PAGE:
One bookseller didn't -- Amazon.com, sending out a few hundred copies more than a week early -- and everyone else is ... not pleased.
Claire Kirch reports in Publishers Weekly that Indie Booksellers Incensed as Amazon Breaks 'Testaments' Embargo, where Rachel Cass of the Harvard Bookstore sums up the problem:
"It makes us look bad," she told PW.
"This is bigger than just this book.
Customers will see that people who ordered online got their books.
They will come into our store and see that we don't have it yet.
They won't know or care about embargoes; they will just see that Amazon can supply them a book and we can't.
They might not come in next time."
The American Booksellers Association has also issued a statement.
It will be interesting to see how Penguin Random House reacts -- but, given Amazon's market dominance, they might well think they can't afford to punish them as they would an independent bookseller.
Indeed, I wouldn't be surprised if in future Amazon doesn't bother even with the pretense of sticking to publication dates and simply starts shipping out books as soon as they are in stock, since they have no real incentive not to.
The most recent addition to the complete review is my review of Jean-Patrick Manchette's Nada, just out in English from New York Review Books as they continue to bring out translations of his books.
Claude Chabrol directed the film-version, The Nada Gang.
They've announced the six-title shortlist for this year's Booker Prize:
Ducks, Newburyport, by Lucy Ellmann
Girl, Woman, Other , by Bernardine Evaristo
An Orchestra of Minorities, by Chigozie Obioma
Quichotte, by Salman Rushdie
10 Minutes 38 Seconds in This Strange World, by Elif Shafak
The Testaments, by Margaret Atwood
The only one of these I have seen -- and have -- is Ducks, Newburyport, which does look intriguing; I don't see myself seeking out or getting to any of the others before the winner is announced on 14 October (the same day they're announcing the German Book Prize ...).
The American Literary Translators Association has announced the longlists for this year's National Translation Awards
Amazingly, there are as many longlisted poetry titles under review at the complete review -- two: Decals by Oliverio Girondo, translated by Rachel Galvin and Harris Feinsod, and War Songs by ʿAntarah ibn Shaddād, translated by James E. Montgomery with Richard Sieburth -- as prose titles: Anniversaries by Uwe Johnson, translated by Damion Searls, and In Black and White by Tanizaki Jun'ichirō, translated by Phyllis I. Lyons.
The shortlists will be announced later this month.
They've announced the première sélection -- the first of the four (rather than more usual three) rounds -- of the prix Goncourt, the leading French literary prize.
Authors with longlisted titles who have (other) works available in English include Nathacha Appanah, Jean-Paul Dubois, Léonora Miano, Hubert Mingarelli, Amélie Nothomb, and Olivier Rolin.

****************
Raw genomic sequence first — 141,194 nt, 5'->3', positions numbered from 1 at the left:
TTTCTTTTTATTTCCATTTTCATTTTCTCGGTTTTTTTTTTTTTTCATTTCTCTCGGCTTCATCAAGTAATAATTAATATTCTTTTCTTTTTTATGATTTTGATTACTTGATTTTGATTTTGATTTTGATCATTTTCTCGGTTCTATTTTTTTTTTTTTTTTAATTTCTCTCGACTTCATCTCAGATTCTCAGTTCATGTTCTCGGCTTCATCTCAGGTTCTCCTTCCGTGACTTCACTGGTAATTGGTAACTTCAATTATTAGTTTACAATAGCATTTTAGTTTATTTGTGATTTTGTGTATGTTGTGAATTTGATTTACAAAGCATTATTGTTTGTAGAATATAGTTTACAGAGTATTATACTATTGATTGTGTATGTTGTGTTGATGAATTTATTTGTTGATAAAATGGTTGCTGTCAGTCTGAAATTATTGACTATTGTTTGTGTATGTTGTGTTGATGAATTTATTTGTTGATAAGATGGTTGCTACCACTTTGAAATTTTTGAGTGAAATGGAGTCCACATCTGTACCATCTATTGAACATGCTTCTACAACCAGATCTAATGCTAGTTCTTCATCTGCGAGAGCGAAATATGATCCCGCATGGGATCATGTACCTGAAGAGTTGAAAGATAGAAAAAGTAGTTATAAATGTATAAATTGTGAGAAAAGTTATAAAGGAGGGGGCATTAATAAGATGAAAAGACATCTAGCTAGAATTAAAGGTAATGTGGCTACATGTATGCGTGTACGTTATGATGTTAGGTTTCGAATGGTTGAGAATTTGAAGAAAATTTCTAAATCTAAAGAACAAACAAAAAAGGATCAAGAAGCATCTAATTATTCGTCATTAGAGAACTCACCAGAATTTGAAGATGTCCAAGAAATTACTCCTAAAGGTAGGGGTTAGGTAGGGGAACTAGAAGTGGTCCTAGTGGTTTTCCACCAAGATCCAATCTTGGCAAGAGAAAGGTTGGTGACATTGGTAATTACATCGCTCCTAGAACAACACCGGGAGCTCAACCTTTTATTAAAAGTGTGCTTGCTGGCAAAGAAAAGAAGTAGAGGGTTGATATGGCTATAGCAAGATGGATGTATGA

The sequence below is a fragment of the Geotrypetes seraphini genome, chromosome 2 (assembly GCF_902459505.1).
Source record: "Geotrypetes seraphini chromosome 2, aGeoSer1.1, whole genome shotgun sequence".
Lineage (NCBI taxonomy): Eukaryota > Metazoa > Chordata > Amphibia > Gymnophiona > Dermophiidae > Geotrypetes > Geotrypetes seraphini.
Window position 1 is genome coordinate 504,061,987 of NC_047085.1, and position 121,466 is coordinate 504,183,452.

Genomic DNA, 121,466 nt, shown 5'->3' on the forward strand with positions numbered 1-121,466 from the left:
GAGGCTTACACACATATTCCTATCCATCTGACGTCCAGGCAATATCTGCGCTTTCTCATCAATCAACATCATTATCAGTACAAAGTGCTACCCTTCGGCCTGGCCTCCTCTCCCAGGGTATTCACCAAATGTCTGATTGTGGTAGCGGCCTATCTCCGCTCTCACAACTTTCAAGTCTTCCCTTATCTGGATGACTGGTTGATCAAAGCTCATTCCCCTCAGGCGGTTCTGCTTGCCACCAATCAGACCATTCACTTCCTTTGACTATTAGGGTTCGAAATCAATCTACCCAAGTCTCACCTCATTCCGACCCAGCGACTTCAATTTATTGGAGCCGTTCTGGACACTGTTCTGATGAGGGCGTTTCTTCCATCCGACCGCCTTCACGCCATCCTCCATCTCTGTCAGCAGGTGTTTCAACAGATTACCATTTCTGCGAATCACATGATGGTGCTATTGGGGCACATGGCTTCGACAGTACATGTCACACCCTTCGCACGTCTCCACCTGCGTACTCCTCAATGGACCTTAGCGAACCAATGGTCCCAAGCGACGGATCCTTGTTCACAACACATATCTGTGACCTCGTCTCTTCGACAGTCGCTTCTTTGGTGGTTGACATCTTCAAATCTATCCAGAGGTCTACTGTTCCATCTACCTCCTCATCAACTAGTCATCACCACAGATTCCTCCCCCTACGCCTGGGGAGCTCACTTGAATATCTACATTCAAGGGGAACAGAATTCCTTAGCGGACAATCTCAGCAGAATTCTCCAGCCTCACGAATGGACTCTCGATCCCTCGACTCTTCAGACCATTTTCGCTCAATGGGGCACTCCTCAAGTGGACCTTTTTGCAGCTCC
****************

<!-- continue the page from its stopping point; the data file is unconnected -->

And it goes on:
The next selection will be announced 1 October, with the finalists to be announced 27 October, and the winner on 4 November.
This is one of those fill-in-the-blanks (or rather: gaping voids) at the site titles; I recently picked up a three-book Sladek omnibus, and so I should be covering more of these; certainly of some interest (and interesting to compare the reviews of the day with his slide from much present-day view ...).
investigates the topics of identity and popular culture and aims to show how, from 1989 to the present, the transnational circulation of crime narratives from various European countries has contributed to the formation of a plural, shared European identity
Could be interesting -- especially given the scope, and institutions involved.
(And: it must be nice to have EU funding, sigh .....)
They're also holding a conference soon, about: 'Producers, distributors and audiences of European crime narratives': Euronoir at Aalborg University, Denmark, 30 September to 2 October.
I look forward to hearing more about this, as well as to seeing some of the resulting work and research.
As longtime readers know, I frequently complain about the lack of translated fiction from Central Asia -- one of the last frontiers ... (though honestly, there are so many languages from which so little is translated ... but, yes, Central Asia has been particularly poorly represented) -- so it's neat to see this Q & A by Filip Noubel at Global Voices with translator of Uzbek and Kazakh literature Shelley Fairweather-Vega who is working at Decolonising and demystifying Central Asian literature through translation.
French prize season starts up in serious now, and the first big longlists to be announced are those of the prix Renaudot -- sixteen titles in the fiction category and nine in the non category; see the Livres Hebdo report.
Authors in the fiction category who have had previous works translated into English include: Nathacha Appanah, Hubert Haddad, and Abdourahman A. Waberi.
The (non-fiction) title I really want to see is Charles Dantzig's Dictionnaire égoïste de la littérature mondiale (see the Grasset publicity page); I have, and have long enjoyed, his Dictionnaire égoïste de la littérature française and so this complementary international volume -- only 1248 pages ! -- sounds like a must-have.
With the advancement of procedure-based development of online literature, China has seen diversified business models for online literature, laying a sound foundation for the sector's sustainable development
The Alpha literary prize -- an Austrian book prize for promising young authors -- has announced its shortlist of nine titles, selected from 46 entries.
This is only the tenth year they're awarding this, but it has a pretty decent track record, with two of the previous winners available in English -- both from New Vessel Press, and both under review at the complete review: Milena Michiko Flašar's I Called Him Necktie (2012) and Marjana Gaponenko's Who is Martha ? (2013).
The winner will be announced 30 October.